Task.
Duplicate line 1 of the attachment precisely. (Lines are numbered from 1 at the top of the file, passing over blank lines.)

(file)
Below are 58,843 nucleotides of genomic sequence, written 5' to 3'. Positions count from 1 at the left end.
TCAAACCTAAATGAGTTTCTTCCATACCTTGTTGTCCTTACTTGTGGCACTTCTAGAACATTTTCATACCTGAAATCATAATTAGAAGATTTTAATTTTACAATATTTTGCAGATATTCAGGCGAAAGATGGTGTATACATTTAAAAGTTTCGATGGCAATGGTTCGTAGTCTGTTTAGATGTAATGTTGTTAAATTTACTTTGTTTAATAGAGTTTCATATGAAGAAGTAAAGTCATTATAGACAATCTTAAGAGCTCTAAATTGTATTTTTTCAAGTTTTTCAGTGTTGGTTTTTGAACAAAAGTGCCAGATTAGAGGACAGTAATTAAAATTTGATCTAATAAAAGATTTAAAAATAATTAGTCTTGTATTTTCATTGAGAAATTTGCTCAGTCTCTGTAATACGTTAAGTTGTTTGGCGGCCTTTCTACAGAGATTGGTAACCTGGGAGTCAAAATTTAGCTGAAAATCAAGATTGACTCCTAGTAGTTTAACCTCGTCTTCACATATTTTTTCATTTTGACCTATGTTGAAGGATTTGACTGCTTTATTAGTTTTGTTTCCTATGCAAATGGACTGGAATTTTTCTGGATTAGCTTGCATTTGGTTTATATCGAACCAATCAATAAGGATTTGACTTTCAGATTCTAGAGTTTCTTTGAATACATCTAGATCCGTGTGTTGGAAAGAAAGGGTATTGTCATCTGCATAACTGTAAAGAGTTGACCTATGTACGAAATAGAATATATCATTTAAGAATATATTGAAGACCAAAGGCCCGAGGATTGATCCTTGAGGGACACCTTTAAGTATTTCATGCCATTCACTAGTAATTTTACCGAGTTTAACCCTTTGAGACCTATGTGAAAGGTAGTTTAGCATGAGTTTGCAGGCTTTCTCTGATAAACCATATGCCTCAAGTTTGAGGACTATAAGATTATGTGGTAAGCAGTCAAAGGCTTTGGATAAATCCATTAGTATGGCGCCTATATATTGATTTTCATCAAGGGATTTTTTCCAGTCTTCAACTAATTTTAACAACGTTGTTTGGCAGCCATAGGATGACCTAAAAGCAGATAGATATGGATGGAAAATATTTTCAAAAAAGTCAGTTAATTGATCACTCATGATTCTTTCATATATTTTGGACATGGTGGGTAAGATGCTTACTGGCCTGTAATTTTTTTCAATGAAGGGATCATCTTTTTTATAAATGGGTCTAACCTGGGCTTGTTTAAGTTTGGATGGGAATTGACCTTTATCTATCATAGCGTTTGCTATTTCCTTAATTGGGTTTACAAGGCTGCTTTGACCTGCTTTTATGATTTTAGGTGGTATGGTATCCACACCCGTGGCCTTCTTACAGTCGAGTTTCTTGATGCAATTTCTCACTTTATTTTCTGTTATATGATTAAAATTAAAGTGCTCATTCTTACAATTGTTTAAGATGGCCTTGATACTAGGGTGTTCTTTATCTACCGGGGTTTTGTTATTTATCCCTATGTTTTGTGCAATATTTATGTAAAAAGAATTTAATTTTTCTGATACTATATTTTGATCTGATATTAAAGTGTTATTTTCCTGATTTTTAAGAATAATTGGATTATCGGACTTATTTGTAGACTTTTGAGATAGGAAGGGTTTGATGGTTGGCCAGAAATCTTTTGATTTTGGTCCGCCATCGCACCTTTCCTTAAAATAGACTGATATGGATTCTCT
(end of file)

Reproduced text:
Below are 58,843 nucleotides of genomic sequence, written 5' to 3'. Positions count from 1 at the left end.